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Review by SMPlaya

Review from OnlineBookClub.org
What I most enjoyed about the book was the investigation into the questionable practices that exist within the privatized medical system. Otherson’s professional problems stem from his promotion of a surgery targeted toward the obese that has specific indications for patient candidates and limited positive results. As Otherson begins to ignore the indications, and as more patients begin to experience complications rather than an enhanced life, his practices are called into question by his peers. I was fascinated by the exploration of the culture and hierarchy within the medical board and doctor groups who operate with the goal of upholding patient well-being, while at the same time either protecting or destroying careers. I also thought the downward psychological spiral of Otherson was fascinating and believable, tracking his behavior and emotional state leading to and through the crumbling of his career and marriage.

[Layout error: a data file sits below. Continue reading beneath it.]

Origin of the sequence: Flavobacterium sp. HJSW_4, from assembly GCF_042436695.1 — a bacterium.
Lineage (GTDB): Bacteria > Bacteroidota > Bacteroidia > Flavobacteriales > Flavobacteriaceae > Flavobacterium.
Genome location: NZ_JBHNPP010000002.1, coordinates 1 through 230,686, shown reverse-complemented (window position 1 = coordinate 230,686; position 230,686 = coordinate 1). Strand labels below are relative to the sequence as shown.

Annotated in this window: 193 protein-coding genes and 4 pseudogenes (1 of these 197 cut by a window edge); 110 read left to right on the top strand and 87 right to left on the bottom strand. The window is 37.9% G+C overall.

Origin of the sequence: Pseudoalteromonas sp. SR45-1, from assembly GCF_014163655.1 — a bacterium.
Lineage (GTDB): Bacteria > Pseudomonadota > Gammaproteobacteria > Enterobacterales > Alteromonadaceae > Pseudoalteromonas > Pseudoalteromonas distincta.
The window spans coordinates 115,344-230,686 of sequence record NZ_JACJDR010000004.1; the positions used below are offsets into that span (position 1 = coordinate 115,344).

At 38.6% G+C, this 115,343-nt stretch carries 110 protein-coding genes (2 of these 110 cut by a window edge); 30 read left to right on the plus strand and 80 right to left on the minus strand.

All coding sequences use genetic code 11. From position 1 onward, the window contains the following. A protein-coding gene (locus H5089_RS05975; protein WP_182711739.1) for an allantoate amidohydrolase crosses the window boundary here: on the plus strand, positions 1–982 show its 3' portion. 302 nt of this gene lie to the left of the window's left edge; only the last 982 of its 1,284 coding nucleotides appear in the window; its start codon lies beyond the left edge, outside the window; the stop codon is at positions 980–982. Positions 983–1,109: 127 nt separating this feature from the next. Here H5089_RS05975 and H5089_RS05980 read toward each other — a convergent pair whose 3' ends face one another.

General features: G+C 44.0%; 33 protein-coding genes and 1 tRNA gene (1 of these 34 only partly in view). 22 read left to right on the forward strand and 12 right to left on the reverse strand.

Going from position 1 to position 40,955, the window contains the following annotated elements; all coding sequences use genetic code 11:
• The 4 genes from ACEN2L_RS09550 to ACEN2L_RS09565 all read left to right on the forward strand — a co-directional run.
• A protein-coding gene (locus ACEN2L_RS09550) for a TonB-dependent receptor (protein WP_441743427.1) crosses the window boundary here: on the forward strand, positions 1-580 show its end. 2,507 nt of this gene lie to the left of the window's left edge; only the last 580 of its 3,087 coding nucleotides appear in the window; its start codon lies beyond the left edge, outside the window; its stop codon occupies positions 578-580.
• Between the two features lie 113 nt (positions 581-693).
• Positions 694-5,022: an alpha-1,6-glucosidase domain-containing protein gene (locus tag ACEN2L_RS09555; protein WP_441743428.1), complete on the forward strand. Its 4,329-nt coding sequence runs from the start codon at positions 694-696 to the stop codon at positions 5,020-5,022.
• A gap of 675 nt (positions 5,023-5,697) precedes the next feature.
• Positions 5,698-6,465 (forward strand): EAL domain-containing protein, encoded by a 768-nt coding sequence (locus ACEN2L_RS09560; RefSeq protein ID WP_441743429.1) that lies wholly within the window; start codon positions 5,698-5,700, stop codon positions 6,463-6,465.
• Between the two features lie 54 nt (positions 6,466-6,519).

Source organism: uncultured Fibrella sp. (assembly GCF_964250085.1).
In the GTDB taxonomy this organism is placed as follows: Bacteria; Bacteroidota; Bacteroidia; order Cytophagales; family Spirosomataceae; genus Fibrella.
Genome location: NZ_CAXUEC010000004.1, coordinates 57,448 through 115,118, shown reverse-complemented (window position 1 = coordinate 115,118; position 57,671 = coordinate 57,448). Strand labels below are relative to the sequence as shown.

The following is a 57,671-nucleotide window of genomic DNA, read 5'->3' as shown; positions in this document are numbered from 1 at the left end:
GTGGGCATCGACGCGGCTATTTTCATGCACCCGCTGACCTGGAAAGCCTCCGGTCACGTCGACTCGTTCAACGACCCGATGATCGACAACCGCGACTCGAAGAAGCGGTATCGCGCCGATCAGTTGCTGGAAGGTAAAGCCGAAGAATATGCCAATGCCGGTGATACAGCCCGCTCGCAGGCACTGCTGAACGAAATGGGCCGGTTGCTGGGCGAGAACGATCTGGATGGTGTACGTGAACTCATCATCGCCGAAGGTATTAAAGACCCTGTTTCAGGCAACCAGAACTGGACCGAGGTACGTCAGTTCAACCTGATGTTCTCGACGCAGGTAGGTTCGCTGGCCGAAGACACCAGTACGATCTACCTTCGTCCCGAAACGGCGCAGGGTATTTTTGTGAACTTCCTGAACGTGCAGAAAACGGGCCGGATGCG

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Review by Lesley Jones

In The Surgeon’s Wife by William H. Coles, when a renowned professor and surgeon, Clayton Otherson, begins to make critical mistakes in his work with obese patients, he is threatened with misconduct. Chair of the New Orleans hospital committee and fellow surgeon Mike Boudreaux faces a tough moral decision. Does he protect the patient’s safety and take action against his mentor or procrastinate and hope Clayton’s incompetence improves with further training. When Clayton rejects any advice and help, a further operation places a young girl’s life in danger, and her father seeks revenge. Mike now realizes that he has an obligation not only to his patients but to his moral values to ensure Clayton ceases practising. This causes serious complications to their friendship and exposes the rift within Clayton’s marriage to his much younger wife, Catherine. Catherine feels increasingly isolated and turns to Mike for emotional support, leading to an affair that neither of them planned. When Clayton discovers the betrayal, his sense of right and wrong is forgotten; now he wants retribution from everyone who, in his mind, has ruined his life.